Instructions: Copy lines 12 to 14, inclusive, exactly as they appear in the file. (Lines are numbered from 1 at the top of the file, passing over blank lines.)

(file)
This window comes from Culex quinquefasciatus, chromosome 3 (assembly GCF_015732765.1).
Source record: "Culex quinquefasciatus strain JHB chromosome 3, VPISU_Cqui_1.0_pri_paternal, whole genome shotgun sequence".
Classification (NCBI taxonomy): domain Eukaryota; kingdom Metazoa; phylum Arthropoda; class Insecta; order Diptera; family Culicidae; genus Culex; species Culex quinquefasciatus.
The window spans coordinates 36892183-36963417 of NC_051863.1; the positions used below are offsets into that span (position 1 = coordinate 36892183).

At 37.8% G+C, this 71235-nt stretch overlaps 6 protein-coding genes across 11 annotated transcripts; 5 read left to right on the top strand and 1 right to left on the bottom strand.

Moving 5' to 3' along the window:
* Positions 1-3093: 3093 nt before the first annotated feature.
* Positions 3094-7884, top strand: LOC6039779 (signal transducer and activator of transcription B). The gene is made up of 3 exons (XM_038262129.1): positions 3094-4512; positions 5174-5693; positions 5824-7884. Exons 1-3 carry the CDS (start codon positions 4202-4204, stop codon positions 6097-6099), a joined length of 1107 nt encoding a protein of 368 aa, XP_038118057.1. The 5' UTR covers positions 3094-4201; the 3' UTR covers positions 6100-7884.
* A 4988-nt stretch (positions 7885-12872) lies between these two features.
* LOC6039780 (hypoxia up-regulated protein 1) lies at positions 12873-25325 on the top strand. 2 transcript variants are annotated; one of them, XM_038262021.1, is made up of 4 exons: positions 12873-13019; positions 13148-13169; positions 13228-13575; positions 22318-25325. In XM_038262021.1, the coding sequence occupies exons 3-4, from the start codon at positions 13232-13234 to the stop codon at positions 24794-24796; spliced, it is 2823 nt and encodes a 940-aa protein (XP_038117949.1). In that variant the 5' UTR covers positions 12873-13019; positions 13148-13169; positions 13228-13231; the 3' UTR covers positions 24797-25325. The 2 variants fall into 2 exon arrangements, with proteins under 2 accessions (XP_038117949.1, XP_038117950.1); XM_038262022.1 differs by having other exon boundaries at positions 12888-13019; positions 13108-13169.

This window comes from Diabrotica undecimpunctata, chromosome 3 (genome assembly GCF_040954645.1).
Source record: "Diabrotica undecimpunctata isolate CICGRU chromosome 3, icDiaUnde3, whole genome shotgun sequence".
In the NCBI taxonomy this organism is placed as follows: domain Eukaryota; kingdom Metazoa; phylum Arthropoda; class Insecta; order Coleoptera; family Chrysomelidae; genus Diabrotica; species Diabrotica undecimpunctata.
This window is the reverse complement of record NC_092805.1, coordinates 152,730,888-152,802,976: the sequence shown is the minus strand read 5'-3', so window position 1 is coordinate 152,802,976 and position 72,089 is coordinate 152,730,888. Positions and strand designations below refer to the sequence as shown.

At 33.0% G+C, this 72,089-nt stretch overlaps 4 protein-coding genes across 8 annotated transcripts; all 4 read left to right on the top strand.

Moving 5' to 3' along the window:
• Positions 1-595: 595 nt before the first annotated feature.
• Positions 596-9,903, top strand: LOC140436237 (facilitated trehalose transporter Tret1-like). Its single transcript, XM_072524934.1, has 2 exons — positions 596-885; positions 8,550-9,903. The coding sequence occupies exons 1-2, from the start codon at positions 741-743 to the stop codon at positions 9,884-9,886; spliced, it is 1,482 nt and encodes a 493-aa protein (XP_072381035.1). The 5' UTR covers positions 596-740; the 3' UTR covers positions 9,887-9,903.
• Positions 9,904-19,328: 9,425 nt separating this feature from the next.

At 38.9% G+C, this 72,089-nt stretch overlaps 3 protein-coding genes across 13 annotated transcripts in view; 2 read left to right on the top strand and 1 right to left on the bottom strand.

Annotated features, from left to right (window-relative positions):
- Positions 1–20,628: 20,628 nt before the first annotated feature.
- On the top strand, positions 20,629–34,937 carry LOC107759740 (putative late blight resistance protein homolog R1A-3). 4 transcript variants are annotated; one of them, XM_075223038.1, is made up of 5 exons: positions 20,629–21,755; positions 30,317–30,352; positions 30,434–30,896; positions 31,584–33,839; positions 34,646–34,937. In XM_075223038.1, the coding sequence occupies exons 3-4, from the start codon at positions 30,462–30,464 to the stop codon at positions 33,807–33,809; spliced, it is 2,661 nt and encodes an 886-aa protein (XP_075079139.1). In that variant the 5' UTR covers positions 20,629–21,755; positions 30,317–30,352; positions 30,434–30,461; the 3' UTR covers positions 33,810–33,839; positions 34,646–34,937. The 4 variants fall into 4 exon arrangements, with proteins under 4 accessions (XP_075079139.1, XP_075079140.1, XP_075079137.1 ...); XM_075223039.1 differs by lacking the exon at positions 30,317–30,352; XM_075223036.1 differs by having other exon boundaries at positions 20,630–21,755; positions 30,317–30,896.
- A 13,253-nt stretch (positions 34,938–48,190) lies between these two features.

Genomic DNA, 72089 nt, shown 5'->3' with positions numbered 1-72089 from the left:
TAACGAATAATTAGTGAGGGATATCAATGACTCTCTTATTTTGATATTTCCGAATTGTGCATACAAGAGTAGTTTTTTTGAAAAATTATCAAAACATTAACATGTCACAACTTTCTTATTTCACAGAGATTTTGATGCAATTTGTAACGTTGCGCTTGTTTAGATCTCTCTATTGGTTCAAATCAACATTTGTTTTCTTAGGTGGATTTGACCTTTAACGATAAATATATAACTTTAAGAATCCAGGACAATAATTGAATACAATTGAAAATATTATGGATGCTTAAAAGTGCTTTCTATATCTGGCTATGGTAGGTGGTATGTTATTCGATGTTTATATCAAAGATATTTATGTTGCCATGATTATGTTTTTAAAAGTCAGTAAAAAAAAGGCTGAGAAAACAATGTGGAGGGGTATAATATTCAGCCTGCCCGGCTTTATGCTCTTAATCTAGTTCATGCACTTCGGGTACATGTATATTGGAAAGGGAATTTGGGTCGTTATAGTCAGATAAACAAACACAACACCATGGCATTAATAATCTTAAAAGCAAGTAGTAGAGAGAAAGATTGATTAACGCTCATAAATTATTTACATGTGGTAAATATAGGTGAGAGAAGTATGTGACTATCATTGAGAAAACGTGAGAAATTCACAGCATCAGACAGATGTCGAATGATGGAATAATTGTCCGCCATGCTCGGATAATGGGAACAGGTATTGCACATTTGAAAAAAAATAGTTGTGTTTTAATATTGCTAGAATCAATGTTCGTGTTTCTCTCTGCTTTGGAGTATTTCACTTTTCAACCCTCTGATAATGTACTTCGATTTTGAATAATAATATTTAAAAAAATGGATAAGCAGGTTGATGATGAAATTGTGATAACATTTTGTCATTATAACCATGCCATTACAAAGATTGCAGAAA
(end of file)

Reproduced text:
Source record: "Diabrotica undecimpunctata isolate CICGRU chromosome 3, icDiaUnde3, whole genome shotgun sequence".
In the NCBI taxonomy this organism is placed as follows: domain Eukaryota; kingdom Metazoa; phylum Arthropoda; class Insecta; order Coleoptera; family Chrysomelidae; genus Diabrotica; species Diabrotica undecimpunctata.
This window is the reverse complement of record NC_092805.1, coordinates 152,730,888-152,802,976: the sequence shown is the minus strand read 5'-3', so window position 1 is coordinate 152,802,976 and position 72,089 is coordinate 152,730,888. Positions and strand designations below refer to the sequence as shown.